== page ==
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Public Papers - 1989 - November

Remarks at the Presentation Ceremony for the Environmental Youth Awards

1989-11-15

I told Administrator Reilly he looked a little lonely standing up here with all these about-to-be-filled places. But I am very pleased to be here. And let me, at the outset of these remarks, while we're talking about the Environmental Youth Awards, say how proud I am to have Bill Reilly, an outstanding environmentalist, heading this big agency, the EPA, and being at my side as we try to move forward -- legislatively and every other way -- our concerns and your concerns about the environment. We're lucky to have a man of his stature doing what he's doing.

Speaking of environmentalists, I don't want to embarrass Gil Grosvenor, but there he is -- head of the National Geographic Society. And I think of what they do, every single issue, in one way or another, and in many other ways as well, to help in this crusade.

It's a pleasure to be about to meet so many young people who are deeply involved in protecting our environment. I am told that you come from as far away as Alaska, from every corner of this beautiful country of ours. And I want to thank you for what you've done and welcome you warmly to the White House.

Some people might ask: What can young people do to protect our environment? Well, we had five kids, and there were times when I thought that the kids could make a major improvement in the environment just by cleaning up their rooms -- [laughter] -- but I realize now we have broader responsibilities. And anyone who has seen all of you at work knows just how much kids can do to protect and preserve this world that we live in.

And I've heard about your projects. I've been briefed on those, everything from recycling to conservation to some very sophisticated environmental research -- impressive, all of them, but what impresses me the most is how many times you took an idea that began in the classroom out into the community. And every one of your projects is making your communities a little cleaner, a little more pleasant, a little more aware of how much the environment matters. And that's a credit to each of you and to your schools and your teachers and your parents, who gave you the necessary encouragement and support.

But your work has an impact even beyond your own communities. Your projects teach other kids that no one's ever too young to care about the environment. And they tell us something else, too: that if kids can be environmentally aware, maybe a few more adults will join in. The fact is that everyone can be an environmentalist -- every one of us has got to be. What we're seeing today, not just here but, as Bill knows so well, all around the world, is a new sense of urgency about the environment, about the state of our world; greater awareness that pollution and the destruction of our environment hurt all of us, that every one of us has a common interest in the fate and the future of this planet, and that it's simply not acceptable to continue to do environmental damage today and leave the cleanup for you and your children to worry about later on.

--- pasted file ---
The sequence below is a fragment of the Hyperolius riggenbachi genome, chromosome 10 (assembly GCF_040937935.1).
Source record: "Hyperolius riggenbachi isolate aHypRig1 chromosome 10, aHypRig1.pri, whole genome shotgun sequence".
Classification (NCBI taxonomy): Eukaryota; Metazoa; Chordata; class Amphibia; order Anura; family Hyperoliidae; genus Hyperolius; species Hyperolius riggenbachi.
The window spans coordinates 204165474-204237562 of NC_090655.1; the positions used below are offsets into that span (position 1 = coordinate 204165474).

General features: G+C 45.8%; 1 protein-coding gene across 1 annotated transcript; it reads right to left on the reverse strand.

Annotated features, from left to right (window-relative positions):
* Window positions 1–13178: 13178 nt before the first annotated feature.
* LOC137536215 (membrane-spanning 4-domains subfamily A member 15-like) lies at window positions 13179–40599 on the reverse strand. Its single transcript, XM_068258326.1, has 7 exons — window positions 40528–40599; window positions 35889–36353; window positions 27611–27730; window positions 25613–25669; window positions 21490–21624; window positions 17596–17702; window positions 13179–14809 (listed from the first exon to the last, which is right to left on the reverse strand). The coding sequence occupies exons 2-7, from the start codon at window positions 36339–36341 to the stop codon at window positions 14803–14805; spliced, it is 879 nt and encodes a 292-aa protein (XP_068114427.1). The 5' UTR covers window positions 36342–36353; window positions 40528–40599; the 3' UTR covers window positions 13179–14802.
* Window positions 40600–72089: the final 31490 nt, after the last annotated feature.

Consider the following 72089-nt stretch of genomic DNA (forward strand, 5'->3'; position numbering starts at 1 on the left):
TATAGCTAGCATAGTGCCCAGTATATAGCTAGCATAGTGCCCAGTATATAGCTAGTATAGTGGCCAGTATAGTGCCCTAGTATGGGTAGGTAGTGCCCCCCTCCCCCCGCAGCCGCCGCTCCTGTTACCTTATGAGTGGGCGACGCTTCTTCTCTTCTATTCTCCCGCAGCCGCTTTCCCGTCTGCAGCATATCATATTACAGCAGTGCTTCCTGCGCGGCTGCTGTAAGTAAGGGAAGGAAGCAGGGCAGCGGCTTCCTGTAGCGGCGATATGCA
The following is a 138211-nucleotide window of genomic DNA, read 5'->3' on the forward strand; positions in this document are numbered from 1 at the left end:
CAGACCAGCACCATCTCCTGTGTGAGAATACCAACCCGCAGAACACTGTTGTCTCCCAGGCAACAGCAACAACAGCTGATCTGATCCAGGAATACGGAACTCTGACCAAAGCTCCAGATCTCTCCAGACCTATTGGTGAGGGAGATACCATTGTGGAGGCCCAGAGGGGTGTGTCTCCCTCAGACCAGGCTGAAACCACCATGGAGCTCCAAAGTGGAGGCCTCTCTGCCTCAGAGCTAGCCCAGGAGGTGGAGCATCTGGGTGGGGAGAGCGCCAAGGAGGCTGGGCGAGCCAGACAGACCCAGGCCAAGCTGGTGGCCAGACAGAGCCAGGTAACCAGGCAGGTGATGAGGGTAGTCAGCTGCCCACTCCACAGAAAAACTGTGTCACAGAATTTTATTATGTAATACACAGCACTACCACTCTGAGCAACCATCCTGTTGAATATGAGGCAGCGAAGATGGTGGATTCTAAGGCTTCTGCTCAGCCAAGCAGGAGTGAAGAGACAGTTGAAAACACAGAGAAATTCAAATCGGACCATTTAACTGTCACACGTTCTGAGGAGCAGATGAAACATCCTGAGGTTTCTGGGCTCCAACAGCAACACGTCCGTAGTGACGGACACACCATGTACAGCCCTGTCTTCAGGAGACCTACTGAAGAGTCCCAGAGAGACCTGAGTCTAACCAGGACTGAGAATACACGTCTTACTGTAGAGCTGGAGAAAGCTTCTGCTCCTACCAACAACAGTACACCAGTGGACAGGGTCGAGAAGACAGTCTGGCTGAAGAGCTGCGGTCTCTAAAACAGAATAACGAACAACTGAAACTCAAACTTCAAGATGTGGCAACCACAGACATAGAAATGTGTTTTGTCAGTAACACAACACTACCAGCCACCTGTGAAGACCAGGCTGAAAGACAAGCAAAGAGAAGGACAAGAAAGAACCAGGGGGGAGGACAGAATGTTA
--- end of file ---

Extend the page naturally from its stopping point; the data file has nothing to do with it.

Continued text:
All of your projects are special, but I hope I don't offend anybody -- I hope the rest of you won't mind if I mention two projects, the ones done by our youngest environmentalists. There's last year's 4th grade class here from St. Joseph, Missouri -- I see them smiling away here -- [laughter] -- that decided to adopt a polluted river, adopt the river in their community, and clean it up. For 1 full year, you picked up the litter, tested the water, stocked the river with all kinds of wildlife, and you planted willow trees along the bank, I'm told, to protect against the erosion. I can tell you that, years from now, when you sit on the bank beneath those willows -- maybe with some of your children, some of your grandchildren -- watching that river roll along, you're going to get a very special feeling, then, for what you've done today.

There's another group here today -- Marquette, Michigan -- where are they? Right over here, scattered -- all right, I see you guys -- who collected enough money to save an 80-acre stand of white pine trees from being cut down. And you knew how many trees there were and how much it would cost to buy the land, so you did a little math and came up with a slogan: Save a Pine Tree for 5.28. [Laughter]

I've tried to make a habit myself, in various events, of planting trees to call attention to the need to care for the future of this planet. Planting a tree is not an act that we do just for ourselves but for future generations, including future 4th graders from Marquette, Michigan, and elsewhere who haven't even been born yet. Well, the people in your community who heard your slogan thought that saving those trees was worth every penny.

What's true about those trees is true about the rest of our environment -- our lakes and our rivers and our streams, our forests and our mountains, the very air we breathe. And nothing gives me more confidence in your generation than to see what you've already done to protect the gifts that nature has given us. Because ``America the Beautiful'' is more than just a song that we all sing; it's a treasured inheritance. And so, together, we can keep it that way -- America the beautiful.

So, I'm glad to join Bill Reilly in congratulating all of you. And now, with no further ado, he and I have the great pleasure of passing out these awards. Thank you all very, very much.

Note: The President spoke at 11:30 a.m. in Room 450 of the Old Executive Office Building.

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